The total deficit of FTSE 100 defined benefit (DB) pension schemes has deteriorated a further GBP22bn from the position 12 months ago, resulting in the total deficit of FTSE 100 pension schemes at 30 June 2012 standing at GBP55bn, according to research from JLT Pension Capital Strategies.
There are a significant number of FTSE 100 companies where the pension scheme represents a material risk to the business. Eleven FTSE 100 companies have total disclosed pension liabilities greater than their equity market value. International Airlines Group total disclosed liabilities are more than five times their equity market value and BAE Systems, BT and Royal Bank of Scotland have disclosed pension liabilities that are more than double their equity market value.
Only 16 companies disclosed a pension surplus in their most recent annual report and accounts; 69 companies disclosed pension deficits. JLT Pension Capital Strategies estimates that only 12 companies would disclose a surplus if they had a year end of 30 June 2012.
Moreover, companies are being forced to inject greater amounts of capital in order to support their schemes. Last year saw total deficit funding of GBP12.5bn, a significant increase of GBP1.4bn from the previous year. BT led the way with a massive deficit contribution of GBP1.9bn, on top of its regular contributions, and 61 other FTSE 100 companies also reported significant deficit contributions in their most recent annual report and accounts.
The significant decline in ongoing DB pension scheme continues; the underlying reduction in ongoing DB pension provision is approximately one third over the last three years – 15 per cent in the last 12 months alone, which reflects the decline in active membership of private sector DB schemes from 4.6 million in 2000 to an estimated 1.9 million in 2011 (source: ONS Occupational Pension Schemes Survey, 2011).
The average pension scheme allocation to bonds now stands at 56 per cent, up from 50 per cent a year ago and 33 per cent six years ago. A number of companies are reporting significant changes to the investment strategies of their company pension scheme: eight FTSE 100 companies changed their bond allocations by more than 10 per cent.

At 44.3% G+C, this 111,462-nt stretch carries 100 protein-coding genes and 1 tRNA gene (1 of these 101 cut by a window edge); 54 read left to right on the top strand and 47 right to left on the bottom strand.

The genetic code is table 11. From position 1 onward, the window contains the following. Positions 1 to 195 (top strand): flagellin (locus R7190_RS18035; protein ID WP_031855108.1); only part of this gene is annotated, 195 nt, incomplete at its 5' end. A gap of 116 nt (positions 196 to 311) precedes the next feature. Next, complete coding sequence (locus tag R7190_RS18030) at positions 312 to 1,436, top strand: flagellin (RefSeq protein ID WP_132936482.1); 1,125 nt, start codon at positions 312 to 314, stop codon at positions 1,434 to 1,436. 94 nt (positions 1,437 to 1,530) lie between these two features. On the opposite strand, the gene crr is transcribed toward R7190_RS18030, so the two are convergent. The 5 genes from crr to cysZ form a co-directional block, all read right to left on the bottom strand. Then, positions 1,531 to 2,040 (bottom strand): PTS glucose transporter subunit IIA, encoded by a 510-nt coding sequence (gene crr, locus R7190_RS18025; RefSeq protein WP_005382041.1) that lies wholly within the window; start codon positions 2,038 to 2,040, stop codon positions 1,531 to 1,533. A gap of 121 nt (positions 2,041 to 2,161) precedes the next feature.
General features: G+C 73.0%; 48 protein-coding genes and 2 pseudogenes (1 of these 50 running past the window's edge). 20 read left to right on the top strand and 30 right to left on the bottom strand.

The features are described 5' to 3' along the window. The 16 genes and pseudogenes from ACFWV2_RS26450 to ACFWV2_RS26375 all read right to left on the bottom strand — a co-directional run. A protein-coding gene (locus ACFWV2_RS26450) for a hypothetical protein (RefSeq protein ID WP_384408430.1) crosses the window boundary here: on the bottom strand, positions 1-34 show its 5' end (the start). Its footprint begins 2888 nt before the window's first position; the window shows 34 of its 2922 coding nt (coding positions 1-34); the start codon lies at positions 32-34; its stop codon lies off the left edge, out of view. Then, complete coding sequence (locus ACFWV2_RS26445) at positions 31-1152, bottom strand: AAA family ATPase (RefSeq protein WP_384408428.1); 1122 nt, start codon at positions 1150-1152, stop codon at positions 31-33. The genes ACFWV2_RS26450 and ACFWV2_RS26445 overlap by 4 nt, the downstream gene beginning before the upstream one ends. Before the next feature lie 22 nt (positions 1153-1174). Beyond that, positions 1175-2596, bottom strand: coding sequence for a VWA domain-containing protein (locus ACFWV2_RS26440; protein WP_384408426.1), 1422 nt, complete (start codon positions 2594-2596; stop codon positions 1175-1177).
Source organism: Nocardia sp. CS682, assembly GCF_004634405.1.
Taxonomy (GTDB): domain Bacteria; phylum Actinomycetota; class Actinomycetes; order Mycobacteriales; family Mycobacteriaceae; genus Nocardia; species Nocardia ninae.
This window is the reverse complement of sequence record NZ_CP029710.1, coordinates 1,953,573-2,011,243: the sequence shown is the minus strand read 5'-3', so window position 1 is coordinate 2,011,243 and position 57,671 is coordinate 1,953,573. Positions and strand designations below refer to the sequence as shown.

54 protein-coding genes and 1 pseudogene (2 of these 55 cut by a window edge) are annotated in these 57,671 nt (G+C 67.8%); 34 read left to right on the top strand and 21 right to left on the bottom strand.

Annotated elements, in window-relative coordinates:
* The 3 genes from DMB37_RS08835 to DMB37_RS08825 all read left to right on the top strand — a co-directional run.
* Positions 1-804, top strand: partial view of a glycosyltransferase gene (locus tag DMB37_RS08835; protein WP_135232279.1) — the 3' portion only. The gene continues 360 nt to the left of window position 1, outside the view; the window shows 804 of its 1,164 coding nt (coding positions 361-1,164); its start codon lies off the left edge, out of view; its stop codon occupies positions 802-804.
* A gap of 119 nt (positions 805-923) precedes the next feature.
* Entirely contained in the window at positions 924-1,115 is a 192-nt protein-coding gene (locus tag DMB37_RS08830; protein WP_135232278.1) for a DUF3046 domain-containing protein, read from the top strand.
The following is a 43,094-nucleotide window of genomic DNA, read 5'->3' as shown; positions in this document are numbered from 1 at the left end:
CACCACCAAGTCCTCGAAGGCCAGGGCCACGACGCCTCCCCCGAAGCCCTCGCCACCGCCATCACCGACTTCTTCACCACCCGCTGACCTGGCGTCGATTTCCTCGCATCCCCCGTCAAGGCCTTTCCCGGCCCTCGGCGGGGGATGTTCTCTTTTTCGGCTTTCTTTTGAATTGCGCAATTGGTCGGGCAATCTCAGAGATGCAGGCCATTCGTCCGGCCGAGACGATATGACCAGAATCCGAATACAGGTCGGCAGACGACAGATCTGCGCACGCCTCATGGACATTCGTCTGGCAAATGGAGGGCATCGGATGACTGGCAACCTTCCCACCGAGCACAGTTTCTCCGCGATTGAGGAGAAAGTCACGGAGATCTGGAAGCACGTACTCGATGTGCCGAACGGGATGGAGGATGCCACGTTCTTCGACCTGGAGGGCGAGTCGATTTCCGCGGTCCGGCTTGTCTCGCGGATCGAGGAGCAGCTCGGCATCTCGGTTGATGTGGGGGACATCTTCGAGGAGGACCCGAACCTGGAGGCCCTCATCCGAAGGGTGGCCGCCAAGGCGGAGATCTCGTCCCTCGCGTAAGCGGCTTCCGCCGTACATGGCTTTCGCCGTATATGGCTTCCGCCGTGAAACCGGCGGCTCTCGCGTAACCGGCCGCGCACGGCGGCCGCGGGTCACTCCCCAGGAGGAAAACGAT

In the last 12 months, the total pension liabilities of companies within the FTSE 100 have risen from GBP441bn to GBP471bn. A total of 14 companies have disclosed pension liabilities of more than GBP10bn, the largest of which was Royal Dutch Shell with disclosed pension liabilities of GBP45bn. A total of 21 companies have pension liabilities of less than GBP100 million, of which 15 companies have no defined benefit pension liabilities.
Charles Cowling (pictured), managing director of JLT Pension Capital Strategies, says: “We have reached a stage where scheme deficits are widening substantially on an annual basis. Whilst large companies are making the effort to plug the gaps, rather like quantitative easing there will be a law of diminishing returns and one day the music will stop.
“Many companies are still running mismatched investment strategies and pension liabilities continue to grow. Eurozone worries show few signs of abating and increasing life expectancy continues to pile pressure on schemes and their sponsoring companies.
“As well as continued flows into bond allocation, this year we expect to see a trend towards companies looking at alternative sources to fund their pension schemes. We have already seen companies make use of property partnership deals to help tackle their pension deficits.”